tru_blu_aussie saidIn fact as I recall it well, as the "Gay Plague Era". I was also working for the gay community, and lost countless mates. I also well recall many a gay and bi men acting recklessly irresponsible too, and endangering life. Well knowing they were infected with the HIV virus, but sadly put the wants of their dick before that of human life; so many young lives just gone; a gun to the head during that era would of been kinder, for the way we were treated. I not only survived that ear, as well the 1970s. But also survived people going out of their way too infect I, out of bitterness, and a number of other reasions; yet I am also hated by being truthful about this era too. But I am not going to let the truth die with time.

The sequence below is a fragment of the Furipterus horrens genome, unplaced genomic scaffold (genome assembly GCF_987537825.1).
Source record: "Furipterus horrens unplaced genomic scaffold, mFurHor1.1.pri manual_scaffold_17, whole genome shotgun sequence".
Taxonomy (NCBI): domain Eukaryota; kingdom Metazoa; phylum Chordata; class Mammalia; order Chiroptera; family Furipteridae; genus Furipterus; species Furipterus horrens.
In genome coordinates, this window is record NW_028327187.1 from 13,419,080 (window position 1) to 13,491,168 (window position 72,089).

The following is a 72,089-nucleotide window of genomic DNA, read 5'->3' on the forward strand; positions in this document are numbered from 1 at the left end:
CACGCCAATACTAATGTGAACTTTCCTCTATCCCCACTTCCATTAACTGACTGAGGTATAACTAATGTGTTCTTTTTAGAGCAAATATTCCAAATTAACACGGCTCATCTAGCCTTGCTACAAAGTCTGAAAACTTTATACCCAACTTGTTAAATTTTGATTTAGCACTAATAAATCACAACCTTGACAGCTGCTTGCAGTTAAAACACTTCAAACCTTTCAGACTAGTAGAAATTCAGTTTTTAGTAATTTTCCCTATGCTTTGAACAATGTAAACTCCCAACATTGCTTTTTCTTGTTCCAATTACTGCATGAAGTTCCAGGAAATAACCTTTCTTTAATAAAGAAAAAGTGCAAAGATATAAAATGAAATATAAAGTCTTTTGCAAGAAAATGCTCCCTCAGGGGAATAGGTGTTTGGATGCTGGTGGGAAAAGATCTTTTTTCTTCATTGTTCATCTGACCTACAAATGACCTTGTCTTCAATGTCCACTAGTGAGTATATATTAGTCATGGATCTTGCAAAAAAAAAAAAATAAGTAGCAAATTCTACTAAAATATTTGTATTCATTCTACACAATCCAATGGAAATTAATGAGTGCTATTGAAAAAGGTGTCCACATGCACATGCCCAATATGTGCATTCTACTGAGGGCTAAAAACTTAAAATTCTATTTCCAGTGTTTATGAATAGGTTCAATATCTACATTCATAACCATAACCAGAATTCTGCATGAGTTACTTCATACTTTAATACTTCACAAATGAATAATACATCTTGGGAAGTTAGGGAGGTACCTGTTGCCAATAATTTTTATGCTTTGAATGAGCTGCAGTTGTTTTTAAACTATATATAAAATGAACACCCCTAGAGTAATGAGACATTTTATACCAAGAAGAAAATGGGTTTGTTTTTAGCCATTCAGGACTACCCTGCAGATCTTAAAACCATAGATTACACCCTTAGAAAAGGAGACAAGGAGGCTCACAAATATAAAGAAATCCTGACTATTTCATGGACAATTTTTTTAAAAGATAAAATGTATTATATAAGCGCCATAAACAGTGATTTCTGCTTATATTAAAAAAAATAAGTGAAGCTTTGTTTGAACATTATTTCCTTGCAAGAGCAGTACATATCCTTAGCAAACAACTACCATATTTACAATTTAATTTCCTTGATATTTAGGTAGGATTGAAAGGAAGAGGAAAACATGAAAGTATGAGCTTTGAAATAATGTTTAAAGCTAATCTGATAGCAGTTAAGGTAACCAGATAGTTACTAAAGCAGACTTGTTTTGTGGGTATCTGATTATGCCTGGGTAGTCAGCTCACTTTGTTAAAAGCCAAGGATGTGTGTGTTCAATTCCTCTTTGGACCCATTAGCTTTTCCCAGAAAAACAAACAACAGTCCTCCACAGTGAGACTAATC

Jeebus, could you manage a gramatically comprehensible post at some point? You've been talking to the wallabies too much ... their patois isn't exactly English.
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    Mar 04, 2013 9:12 AM GMT
    Good news is that Melbourne Australia, researchers have made a breakthrough in the search for an AIDS cure. A team at the Alfred hospital have uncovered HIV's genetic hiding place and found a drug able to wake it up so that it can be destroyed. The results will be presented at the worlds leading experts in the US today.

    To think nurses at the Alfred hospital was to lock it's doors during the gay Plague Era, to prevent a man infected with the HIV viruses and dying of AIDS from entering, out of fear.
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    Mar 04, 2013 10:25 AM GMT